GiraffeSoft.push( Karabunga.pop( self ))

A wise man once suggested that one of the steps in teaching yourself programming involved working with people better than you. (See Teach Yourself Programming in Ten Years)

Even though I feel I’m a pretty competent software developer, I’m very excited to join another developer for which I have a truly profound respect. I’ve only recently made the career move of working on the web full time, and this is a great opportunity for me to kickstart this phase of my career by working with a Rails / REST / jQuery guru.

Starting today, I’m working for GiraffeSoft, with James Golick. We’ve wanted to work together for a while, and the stars have finally aligned to make this possible.

Git remote branches

I’m ready to bet that setting up and deleting remote branches is something you do rarely enough that you always find yourself looking up the documentation. Or maybe it’s just me.

Due to its roots, Git supports a wide array of usage scenarios for interacting with remote repositories, and we love it that way. It’s a big factor in the flexibility and power of the tool.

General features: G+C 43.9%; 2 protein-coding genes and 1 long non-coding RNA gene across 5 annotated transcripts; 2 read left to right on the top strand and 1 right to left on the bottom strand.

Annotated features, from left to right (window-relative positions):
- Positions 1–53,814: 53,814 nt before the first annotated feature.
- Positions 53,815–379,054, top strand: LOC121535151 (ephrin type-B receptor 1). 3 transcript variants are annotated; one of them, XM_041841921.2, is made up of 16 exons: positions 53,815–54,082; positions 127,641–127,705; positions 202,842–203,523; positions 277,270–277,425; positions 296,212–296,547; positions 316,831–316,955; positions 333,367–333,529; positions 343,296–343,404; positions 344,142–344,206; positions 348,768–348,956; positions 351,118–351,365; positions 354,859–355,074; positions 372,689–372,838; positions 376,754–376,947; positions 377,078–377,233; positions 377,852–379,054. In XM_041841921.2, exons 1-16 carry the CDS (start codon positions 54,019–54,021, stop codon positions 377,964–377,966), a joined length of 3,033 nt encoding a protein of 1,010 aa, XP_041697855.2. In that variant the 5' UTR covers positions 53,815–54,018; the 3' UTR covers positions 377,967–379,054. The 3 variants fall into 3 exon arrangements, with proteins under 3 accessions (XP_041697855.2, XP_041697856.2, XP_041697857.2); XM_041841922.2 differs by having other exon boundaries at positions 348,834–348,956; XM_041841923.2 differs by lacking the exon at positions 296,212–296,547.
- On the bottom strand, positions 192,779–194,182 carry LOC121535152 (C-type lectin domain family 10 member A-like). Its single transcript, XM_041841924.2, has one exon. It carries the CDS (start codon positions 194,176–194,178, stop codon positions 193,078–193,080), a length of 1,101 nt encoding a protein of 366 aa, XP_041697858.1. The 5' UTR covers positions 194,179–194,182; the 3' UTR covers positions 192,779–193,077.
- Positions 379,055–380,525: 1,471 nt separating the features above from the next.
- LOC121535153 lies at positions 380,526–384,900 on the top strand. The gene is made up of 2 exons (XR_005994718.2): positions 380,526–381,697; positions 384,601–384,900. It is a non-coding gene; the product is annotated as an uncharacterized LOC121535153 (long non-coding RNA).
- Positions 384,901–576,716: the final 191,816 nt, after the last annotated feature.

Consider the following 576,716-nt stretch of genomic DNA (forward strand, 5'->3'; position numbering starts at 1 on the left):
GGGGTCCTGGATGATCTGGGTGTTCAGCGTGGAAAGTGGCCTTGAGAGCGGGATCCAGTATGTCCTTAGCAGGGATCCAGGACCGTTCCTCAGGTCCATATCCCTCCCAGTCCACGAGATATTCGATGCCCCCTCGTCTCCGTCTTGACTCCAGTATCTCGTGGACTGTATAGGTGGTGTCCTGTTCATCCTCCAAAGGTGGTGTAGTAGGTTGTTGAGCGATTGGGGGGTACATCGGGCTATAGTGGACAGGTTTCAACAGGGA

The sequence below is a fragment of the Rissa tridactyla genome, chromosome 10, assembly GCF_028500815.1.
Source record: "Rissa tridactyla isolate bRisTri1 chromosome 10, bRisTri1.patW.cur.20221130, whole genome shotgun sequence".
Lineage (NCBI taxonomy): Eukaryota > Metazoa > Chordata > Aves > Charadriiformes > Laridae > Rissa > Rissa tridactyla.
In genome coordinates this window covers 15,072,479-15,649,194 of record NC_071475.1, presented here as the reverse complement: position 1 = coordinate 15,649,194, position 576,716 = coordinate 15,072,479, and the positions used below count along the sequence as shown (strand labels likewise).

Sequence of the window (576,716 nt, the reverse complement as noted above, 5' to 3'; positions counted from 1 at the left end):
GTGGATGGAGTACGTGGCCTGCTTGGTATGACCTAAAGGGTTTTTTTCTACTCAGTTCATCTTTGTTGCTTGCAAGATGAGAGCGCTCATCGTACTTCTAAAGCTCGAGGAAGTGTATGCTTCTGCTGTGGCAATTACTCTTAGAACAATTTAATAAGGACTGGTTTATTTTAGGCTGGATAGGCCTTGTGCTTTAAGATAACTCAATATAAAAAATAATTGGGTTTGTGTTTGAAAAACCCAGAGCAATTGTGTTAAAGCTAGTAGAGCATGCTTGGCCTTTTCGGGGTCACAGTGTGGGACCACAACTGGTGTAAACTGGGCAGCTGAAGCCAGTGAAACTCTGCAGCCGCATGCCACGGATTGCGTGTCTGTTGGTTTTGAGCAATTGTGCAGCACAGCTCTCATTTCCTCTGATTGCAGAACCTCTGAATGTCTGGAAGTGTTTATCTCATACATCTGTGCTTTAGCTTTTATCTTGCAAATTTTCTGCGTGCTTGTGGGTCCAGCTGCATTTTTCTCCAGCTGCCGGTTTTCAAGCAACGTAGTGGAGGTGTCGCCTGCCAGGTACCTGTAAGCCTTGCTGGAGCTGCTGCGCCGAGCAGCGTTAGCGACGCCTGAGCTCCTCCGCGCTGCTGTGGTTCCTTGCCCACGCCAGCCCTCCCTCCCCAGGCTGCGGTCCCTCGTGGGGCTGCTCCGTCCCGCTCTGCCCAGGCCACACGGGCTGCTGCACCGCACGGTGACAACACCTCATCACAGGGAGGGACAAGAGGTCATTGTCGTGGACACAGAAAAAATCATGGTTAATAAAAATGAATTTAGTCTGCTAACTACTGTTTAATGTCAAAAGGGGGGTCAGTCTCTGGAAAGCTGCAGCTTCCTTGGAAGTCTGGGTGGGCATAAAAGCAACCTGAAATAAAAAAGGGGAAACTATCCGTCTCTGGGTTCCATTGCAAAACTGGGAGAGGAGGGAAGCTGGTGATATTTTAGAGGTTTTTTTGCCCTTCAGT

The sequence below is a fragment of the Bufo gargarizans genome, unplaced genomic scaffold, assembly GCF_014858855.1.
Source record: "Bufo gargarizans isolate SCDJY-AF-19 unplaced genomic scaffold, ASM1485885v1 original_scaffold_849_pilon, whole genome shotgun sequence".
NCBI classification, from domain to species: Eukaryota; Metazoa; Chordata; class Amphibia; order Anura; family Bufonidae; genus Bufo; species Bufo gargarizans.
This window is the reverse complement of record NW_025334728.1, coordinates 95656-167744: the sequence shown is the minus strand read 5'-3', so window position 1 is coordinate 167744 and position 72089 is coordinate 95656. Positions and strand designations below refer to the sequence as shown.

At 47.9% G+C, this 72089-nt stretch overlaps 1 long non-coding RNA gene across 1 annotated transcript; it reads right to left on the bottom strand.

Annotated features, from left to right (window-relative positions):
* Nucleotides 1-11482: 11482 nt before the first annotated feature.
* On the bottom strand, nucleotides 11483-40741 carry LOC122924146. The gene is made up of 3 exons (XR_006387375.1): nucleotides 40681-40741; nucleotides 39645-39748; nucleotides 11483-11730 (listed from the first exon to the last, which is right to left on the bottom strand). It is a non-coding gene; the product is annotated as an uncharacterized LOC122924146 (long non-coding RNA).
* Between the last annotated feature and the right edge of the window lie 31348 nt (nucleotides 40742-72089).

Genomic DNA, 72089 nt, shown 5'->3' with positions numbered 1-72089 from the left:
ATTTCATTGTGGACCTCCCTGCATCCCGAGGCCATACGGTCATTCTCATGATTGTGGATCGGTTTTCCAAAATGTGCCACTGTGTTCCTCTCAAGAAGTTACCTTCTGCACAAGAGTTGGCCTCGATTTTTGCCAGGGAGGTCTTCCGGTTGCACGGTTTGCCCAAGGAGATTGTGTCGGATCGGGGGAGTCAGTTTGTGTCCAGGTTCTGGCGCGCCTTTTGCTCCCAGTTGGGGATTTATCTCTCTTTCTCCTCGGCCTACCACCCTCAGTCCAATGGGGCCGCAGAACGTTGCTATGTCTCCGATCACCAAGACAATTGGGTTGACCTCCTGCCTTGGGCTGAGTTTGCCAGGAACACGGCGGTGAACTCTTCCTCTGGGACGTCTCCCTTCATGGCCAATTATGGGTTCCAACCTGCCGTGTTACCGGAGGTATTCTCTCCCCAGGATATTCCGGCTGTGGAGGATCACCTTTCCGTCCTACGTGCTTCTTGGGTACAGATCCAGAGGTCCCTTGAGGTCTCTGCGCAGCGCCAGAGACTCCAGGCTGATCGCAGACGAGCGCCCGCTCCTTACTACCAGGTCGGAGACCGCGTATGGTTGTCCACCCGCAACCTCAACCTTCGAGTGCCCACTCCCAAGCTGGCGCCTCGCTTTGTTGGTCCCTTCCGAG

However in simple scenarios, there’s still a bunch of commands you must run to accomplish simple tasks. I believe the commands for the simple scenario can be simpler.

Last January, Carl Mercier created git-remote-branch. I’ve found this script very useful and, with his permission, I’ve decided to keep moving it forward and add a few features to it.

Read on →

I somehow feel I’m going to love what this guy writes…

I’m kind of jealous. This guy put out 2 freaking good blog posts in 3 days. These are apparently his first 2 blog posts ever, too :-)

You’ll never find a group who wears their ignorance of technology more proudly than the average business person. “I’m not a computer guy,” they’ll say with a big smile on their face. Well gee, the personal computer is only the most significant invention to come along in the past 100 years.

By Tales of an IT Director

The illustrated guide to recovering lost commits with Git

Git is one hell of a powertool.

Like with any such tool, as soon as you get to know it enough, you start pushing the boundaries. Git gives you a lot of control over your repository:

The list goes on…

More traditional version control systems don’t give you as much power as Git by any stretch of the mind. They are like taking a walk in the woods with your parents, at age 14.

You’re probably gonna see and do neat stuff, but you sure ain’t gonna get lost or anything.

Read on →

Git is a dangerous tool to use

Quote from the Git documentation:

<branch> When this parameter names a non-branch (but still a valid commit object), your HEAD becomes detached. Junio C. Hamano – the checkout documentation

Git – the only SCM that beheads its users.

Rubinius for the Layman, Part 2: How Rubinius is Friendly

This is part two of an ongoing series about Rubinius:

In this shorter second installment, I’ll present the ways in which Rubinius will be friendly to your multiple personalities: